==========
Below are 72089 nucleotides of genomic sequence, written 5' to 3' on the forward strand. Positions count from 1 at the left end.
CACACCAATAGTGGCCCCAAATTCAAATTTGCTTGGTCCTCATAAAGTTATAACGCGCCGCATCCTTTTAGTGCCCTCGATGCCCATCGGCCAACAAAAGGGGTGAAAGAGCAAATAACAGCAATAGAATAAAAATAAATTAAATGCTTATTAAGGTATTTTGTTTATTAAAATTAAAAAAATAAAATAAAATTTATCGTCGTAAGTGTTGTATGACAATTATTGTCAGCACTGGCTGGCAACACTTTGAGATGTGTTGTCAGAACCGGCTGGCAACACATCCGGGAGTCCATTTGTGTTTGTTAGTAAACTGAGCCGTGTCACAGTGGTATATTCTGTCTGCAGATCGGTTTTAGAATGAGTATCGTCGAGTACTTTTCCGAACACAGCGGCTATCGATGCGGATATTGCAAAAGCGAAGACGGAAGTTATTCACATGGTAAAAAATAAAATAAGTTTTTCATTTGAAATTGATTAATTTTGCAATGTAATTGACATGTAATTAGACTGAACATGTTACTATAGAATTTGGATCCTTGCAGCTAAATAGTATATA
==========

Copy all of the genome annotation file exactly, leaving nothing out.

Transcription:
Below are 72089 nucleotides of genomic sequence, written 5' to 3' on the forward strand. Positions count from 1 at the left end.
CACACCAATAGTGGCCCCAAATTCAAATTTGCTTGGTCCTCATAAAGTTATAACGCGCCGCATCCTTTTAGTGCCCTCGATGCCCATCGGCCAACAAAAGGGGTGAAAGAGCAAATAACAGCAATAGAATAAAAATAAATTAAATGCTTATTAAGGTATTTTGTTTATTAAAATTAAAAAAATAAAATAAAATTTATCGTCGTAAGTGTTGTATGACAATTATTGTCAGCACTGGCTGGCAACACTTTGAGATGTGTTGTCAGAACCGGCTGGCAACACATCCGGGAGTCCATTTGTGTTTGTTAGTAAACTGAGCCGTGTCACAGTGGTATATTCTGTCTGCAGATCGGTTTTAGAATGAGTATCGTCGAGTACTTTTCCGAACACAGCGGCTATCGATGCGGATATTGCAAAAGCGAAGACGGAAGTTATTCACATGGTAAAAAATAAAATAAGTTTTTCATTTGAAATTGATTAATTTTGCAATGTAATTGACATGTAATTAGACTGAACATGTTACTATAGAATTTGGATCCTTGCAGCTAAATAGTATATA